According to the earlier studies on conflict management, Joan and Leonard (1989) suggest that both male and female managers have the same approach of dealing with conflict. This study is supported by another research done by Manimaran (1992), Earnest (1993), Amran (1993) and Berry (1995) which shows that gender is clearly not a significant factor in determining individuals’ conflict management styles.
Nevertheless, even though there are numerous studies which suggest no significant differences between genders in determining conflict management styles, however, according to Mcintyre (1991), female managers seem to attribute more accommodating style of conflict resolution as compared to male managers. This is proven by Berryman (1995) and Figueroa (1989) which suggests that gender has a significant relationship with conflict management styles whereas female tend to adopt accommodating styles and compromising while male tend to use competing in dealing with conflict. Moreover, Donovan’s (1993) study on the influence of gender differences among universities’ Deans also suggest that male tends to adopt ‘competing’ style of conflict management. This is in line with Valentine’s (2001) research which implies women are perceived not as competitive as they rely more on feelings.
Ogunyemi et al. (2010) state that gender plays important role in conflict management. In their studies which emphasize on gender differences among medical practitioners, the study reveals that female residents are more likely to adopt accommodating style of resolving conflict as compared to male residents.
Another study of this type reveals that men are moderately high than women in adopting competing style of conflict management (Thomas et al., 2007). In fact, fewer women choose to compete in the organization as compared to men. According to a recent research by Amanatullah (2006), she suggests that this difference may largely reflect a reluctance to assertively claim value on issues related to their personal interests (as cited in Thomas, 2007). However, the result also shows interesting findings whereas women score significantly higher than men in terms of compromising, avoiding and accommodating. As for collaborating, the study indicates that both male and female have equal score. In her study, Valentine (2001) reveals that gender influences nurses in terms of conflict management style whereby female nurses tend to be compromising when dealing with conflicts.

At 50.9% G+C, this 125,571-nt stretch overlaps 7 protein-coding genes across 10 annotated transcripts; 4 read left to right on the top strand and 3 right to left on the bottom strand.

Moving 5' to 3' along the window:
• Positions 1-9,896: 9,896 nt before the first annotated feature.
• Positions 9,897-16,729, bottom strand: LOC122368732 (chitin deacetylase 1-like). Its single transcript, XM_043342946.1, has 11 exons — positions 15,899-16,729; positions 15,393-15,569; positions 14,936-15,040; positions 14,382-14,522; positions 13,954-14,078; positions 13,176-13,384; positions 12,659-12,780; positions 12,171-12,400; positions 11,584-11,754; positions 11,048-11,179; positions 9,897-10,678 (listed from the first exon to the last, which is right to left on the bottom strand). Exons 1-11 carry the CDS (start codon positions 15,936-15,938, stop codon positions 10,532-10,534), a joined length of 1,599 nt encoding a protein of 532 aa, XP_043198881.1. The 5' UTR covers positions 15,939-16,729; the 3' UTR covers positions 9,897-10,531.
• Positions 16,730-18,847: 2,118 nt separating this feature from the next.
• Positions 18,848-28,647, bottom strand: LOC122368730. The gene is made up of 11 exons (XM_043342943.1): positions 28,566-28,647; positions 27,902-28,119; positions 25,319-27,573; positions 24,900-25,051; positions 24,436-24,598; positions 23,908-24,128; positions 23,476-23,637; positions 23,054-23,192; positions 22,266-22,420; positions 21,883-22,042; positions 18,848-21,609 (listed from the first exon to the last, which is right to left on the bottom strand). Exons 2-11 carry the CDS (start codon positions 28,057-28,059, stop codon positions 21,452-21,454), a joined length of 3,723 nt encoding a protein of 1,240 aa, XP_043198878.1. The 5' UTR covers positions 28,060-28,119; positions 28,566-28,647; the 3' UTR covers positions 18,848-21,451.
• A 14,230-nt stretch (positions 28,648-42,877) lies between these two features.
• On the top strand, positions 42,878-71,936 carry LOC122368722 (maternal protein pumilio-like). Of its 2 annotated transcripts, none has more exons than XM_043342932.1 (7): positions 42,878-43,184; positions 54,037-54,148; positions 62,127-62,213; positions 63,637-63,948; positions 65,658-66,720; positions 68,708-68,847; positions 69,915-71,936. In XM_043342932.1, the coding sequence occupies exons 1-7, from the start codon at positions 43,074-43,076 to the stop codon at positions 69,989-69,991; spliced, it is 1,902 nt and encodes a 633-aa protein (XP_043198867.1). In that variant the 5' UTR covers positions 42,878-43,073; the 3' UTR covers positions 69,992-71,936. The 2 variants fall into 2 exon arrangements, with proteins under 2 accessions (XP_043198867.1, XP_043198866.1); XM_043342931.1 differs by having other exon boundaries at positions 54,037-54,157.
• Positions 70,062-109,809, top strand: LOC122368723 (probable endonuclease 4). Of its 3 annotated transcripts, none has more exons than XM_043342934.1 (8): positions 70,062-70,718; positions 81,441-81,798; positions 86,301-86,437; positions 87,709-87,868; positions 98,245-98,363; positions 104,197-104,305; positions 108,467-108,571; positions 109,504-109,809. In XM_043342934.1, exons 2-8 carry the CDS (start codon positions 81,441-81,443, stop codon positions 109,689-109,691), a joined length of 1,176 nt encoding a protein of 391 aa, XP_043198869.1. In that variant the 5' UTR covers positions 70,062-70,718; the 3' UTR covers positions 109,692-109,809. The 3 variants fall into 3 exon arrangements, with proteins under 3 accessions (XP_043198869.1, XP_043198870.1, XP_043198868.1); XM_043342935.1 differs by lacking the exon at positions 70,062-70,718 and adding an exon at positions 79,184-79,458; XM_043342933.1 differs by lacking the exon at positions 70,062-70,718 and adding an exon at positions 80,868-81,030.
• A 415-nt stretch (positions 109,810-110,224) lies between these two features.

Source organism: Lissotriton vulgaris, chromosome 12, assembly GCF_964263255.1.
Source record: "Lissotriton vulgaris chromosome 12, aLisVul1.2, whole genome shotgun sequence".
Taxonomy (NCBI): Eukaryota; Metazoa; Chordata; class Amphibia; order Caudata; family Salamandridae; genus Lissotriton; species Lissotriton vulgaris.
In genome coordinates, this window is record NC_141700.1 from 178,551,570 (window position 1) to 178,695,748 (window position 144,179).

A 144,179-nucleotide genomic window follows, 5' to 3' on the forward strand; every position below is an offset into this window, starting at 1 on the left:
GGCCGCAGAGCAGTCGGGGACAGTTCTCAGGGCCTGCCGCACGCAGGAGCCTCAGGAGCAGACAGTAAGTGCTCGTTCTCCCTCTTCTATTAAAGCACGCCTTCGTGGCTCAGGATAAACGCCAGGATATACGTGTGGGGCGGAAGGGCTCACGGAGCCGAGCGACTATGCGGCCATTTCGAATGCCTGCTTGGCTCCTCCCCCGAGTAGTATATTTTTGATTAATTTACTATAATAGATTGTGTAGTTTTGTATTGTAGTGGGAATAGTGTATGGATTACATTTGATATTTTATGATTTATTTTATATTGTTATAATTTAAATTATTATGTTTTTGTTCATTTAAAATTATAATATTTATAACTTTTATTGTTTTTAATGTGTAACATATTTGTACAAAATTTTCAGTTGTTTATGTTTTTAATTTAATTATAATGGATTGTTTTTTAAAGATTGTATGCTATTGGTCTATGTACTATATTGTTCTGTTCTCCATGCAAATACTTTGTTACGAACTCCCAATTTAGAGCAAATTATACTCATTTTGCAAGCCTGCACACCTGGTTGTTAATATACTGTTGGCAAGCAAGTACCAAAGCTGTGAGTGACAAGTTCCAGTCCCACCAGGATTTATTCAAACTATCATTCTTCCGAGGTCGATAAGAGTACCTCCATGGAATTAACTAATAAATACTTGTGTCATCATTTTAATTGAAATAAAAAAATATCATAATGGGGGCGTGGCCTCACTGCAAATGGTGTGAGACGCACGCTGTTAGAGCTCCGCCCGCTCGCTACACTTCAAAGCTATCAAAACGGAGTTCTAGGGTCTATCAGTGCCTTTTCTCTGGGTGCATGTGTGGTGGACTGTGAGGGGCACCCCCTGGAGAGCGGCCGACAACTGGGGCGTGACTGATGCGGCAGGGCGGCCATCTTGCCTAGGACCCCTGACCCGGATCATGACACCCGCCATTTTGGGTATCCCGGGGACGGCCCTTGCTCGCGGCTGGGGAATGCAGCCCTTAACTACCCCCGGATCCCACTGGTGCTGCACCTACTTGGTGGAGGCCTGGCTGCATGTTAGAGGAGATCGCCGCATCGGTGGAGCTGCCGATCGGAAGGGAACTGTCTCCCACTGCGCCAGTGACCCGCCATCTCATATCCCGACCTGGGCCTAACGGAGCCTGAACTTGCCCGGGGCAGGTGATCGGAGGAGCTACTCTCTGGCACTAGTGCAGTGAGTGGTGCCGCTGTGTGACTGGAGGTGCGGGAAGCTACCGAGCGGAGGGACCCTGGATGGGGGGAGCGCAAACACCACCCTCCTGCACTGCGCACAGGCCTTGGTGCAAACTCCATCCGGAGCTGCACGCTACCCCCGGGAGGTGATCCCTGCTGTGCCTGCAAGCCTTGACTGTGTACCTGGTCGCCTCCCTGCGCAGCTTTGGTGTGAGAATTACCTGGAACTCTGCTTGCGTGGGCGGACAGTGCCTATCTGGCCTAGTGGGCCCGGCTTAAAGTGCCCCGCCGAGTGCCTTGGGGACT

2.3.3 Years of Service
While some research has focused only on the age and gender factors, other work has sought to show how years of service influence individuals’ conflict management styles which suggest more experience and knowledge about the organizations. Accordingly, Kariclhoff (1993) makes the point that leaders or administrators who are older and hold important position in their career are more flexible and open in resolving conflicts as compared to apprentice leaders. However, another study done at school reveals that there is no significant difference on conflict management styles among educational leaders in terms of experience (Berry, 1994).
Lee (1993) claims that Americans and Koreans who have longer years of service in their organizations tend to adopt ‘compromising’ style when dealing with conflict. Moreover, a study of this type also reveals that directors and CEOs who have work longer in the organization tend to adopt ‘avoiding’ styles (Earnest, 1992). However, those who work even longer in their current high authority position tend to employ ‘competing’ style when dealing with conflicts (Earnest, 1992). With further studies, the argument then, was supported by Donovan and Lee (1993) which state that years of service of certain individuals influence the their conflict management styles whereas in the case of academic deans, the longer they are in the organization, the more they adopt ‘competing’ style in resolving conflicts.